Looking to Revolutionize Your Teaching Studio?

There will be more exclusive content sent via email list only all month long covering things like:

  • What to charge?
  • How to release a student from your studio.
  • Asking for feedback.
  • Planners for voice teachers and for students.

Sign up now and make sure to select the Sybaritic Singer news option!

Revolutionize Your Studio: Teaching Practice Strategies

June 29, 2016

You know I’m not above starting this post with all the corny practice axioms I can muster. However, efficiency is sometimes better than repetition.

When I hear parents tell me, “My child just hates to practice,” I will often assume that they don’t hate it as much as they say. Unfortunately, it is much easier to say, “I hate practicing” than it is to say, “I don’t know how to practice.” It’s more freeing to say, “I don’t want to do this” rather than, “Can you help me?”

How to Teach Your Students to Practice

How to Teach Your Students to Practice

I consider lack of practice to be the symptom of a void in teaching. What do you hear time and again in your Meet & Greets when you ask, “Why do you want to take private lessons?” They always respond, “Well, I really love singing.” Invariably, their parent always backs them up, “She sings all the time. She’s just constantly singing around the house.” If your student is already constantly doing the activity, practicing shouldn’t be a hindrance to her progress.

Practice “Small Wins”

I know what you’re thinking. Students who constantly sing around the house aren’t practicing. Practicing is hard work. We all have students who are incessantly vocalizing. But, they never crack open their repertoire books between lessons. Let’s challenge the notion that practicing has to be hard work. Let’s think of practicing as “small wins.” Collect as many “small wins” as possible and they lead up to “big wins” otherwise known as accomplishing your singing goals. When you ask your students about their goals for the year, it is important to break those down into a list of “small wins” with them so that they understand the work that it takes to accomplish those goals. That is true for every skill level present in your studio.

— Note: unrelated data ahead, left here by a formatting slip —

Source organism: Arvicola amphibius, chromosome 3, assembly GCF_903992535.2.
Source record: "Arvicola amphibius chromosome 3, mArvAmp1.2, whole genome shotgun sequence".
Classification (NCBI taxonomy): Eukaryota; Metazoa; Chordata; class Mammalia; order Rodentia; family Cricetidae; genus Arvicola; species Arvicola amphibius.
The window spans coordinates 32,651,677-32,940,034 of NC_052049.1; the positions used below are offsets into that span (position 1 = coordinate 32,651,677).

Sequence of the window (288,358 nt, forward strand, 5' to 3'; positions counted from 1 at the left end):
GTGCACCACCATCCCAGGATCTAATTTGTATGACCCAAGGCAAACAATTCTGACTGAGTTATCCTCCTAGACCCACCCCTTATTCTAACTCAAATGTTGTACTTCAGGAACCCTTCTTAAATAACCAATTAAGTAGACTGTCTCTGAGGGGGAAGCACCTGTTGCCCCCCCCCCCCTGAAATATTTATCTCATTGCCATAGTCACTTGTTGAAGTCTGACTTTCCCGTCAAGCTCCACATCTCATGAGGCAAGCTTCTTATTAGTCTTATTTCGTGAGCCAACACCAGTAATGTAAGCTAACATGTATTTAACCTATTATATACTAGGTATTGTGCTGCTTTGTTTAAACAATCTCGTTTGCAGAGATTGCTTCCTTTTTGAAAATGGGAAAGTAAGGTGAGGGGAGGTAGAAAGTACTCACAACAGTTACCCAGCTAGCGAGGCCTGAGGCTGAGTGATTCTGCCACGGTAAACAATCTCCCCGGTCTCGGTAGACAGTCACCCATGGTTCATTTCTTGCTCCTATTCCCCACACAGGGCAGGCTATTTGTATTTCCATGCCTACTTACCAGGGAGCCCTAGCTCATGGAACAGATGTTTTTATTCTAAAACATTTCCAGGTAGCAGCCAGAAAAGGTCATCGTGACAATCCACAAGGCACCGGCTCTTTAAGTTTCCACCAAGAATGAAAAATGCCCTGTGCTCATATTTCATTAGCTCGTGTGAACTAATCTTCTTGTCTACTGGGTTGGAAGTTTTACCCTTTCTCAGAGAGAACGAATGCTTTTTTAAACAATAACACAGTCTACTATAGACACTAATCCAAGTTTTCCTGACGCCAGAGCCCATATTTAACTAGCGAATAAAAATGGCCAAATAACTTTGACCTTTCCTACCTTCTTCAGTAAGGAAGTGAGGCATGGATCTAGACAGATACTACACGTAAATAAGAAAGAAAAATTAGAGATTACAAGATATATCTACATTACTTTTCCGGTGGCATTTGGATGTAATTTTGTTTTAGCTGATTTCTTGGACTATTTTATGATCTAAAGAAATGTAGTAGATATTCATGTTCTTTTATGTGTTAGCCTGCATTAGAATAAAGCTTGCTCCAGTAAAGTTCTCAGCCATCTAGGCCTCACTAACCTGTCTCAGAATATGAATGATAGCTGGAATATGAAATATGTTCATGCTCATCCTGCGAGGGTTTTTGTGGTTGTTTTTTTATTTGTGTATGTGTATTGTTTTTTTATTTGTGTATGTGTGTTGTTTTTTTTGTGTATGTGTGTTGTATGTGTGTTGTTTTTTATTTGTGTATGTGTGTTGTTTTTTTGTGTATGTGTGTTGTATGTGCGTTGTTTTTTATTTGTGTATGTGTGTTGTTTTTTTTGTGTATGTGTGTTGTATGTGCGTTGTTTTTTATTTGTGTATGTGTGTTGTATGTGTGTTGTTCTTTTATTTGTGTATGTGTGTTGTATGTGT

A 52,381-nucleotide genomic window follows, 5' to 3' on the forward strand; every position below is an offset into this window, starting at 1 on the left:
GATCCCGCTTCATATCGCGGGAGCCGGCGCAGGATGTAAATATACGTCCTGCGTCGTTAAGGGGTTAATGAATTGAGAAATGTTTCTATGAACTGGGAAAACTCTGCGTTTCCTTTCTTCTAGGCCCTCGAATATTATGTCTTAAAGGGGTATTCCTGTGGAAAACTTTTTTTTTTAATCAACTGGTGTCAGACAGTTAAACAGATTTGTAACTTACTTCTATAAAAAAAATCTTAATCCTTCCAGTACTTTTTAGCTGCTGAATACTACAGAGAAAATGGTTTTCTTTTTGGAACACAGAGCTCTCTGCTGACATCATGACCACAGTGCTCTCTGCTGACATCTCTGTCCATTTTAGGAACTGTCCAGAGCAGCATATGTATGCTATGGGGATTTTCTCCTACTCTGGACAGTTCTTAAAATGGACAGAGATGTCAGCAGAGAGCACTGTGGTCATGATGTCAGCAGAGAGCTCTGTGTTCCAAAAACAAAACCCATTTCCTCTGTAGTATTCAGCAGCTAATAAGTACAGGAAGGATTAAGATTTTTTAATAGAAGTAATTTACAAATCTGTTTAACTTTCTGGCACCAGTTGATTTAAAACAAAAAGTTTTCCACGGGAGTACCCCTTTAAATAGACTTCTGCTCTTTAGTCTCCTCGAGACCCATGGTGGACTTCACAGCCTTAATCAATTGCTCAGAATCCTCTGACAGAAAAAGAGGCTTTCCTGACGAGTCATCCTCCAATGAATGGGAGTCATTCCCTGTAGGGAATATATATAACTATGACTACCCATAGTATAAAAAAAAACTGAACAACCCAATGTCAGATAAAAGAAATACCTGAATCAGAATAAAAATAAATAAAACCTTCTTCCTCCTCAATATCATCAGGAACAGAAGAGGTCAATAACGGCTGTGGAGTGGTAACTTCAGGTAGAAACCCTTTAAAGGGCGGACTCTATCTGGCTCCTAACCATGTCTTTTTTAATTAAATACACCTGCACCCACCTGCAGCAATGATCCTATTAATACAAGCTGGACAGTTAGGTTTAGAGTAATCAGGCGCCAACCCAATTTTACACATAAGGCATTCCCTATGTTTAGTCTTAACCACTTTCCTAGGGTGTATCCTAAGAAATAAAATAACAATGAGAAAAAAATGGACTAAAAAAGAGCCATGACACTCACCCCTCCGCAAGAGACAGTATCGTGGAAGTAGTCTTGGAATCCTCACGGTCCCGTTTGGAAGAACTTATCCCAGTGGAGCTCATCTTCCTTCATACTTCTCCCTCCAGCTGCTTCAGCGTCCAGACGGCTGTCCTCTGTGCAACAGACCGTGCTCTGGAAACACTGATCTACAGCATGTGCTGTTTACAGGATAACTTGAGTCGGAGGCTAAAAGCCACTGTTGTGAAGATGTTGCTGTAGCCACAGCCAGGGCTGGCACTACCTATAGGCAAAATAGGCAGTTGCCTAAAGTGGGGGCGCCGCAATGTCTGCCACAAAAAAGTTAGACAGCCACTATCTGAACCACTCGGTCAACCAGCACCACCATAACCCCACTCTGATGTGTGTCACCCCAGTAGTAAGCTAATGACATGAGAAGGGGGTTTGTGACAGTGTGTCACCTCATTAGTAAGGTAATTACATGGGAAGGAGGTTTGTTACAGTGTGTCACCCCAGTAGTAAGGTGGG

Show; Don’t Just Tell

Teaching practice strategies is different from simply telling your students different practice strategies. It is one thing for me to tell a student to practice with a metronome. It is very different to show them how it works, use it in the studio together, and teach them how to practice with it on their own. Once I take away any misunderstanding of how the practice strategy works, then the student is much more capable of trying it on their own. I know this seems simplistic, but it is incredible how many teachers “tell instead of show” when it comes to practice techniques. For maximum return on investment when teaching practice strategies, employ Edgar Dale’s Cone of Experience.

I highly recommend making your own list of practice strategies. Then, write them out on popsicle sticks and keep them in a jar in your studio. Ask your students to randomly draw a practice strategy as often as possible. Here is a list of strategies to get us started:

Notes and Rhythm Learning

  • Read over the score silently before you begin. Look for patterns.
  • Lip buzz/tongue trill the vocal line for mapping the breath over the course of the phrase. Mark the breaths sooner rather than later.
  • Solfège – fixed or movable do, la-based minor, etc. Conduct the piece while you sing the vocal line. (Identify key signatures.)
  • Clap and count the rhythm out loud. (Identify time signatures.)
  • Countsing the vocal line. Sing the pitches of the vocal line and replace the words with counting.
  • Clap and count the rhythm with a metronome.
  • Countsing the vocal line with a metronome.